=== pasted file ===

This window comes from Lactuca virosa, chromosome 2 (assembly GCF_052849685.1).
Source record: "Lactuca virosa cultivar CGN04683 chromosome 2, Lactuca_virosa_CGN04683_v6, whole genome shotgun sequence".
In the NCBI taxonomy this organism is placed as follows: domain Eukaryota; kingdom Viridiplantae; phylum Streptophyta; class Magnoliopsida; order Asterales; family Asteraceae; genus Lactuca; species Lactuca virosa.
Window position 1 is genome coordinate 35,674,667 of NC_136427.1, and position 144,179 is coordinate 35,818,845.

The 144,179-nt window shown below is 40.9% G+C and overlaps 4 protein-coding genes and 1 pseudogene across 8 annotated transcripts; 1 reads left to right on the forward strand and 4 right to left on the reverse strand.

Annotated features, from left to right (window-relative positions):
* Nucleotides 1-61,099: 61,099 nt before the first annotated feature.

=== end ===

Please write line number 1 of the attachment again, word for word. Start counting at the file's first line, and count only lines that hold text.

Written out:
This window comes from Lactuca virosa, chromosome 2 (assembly GCF_052849685.1).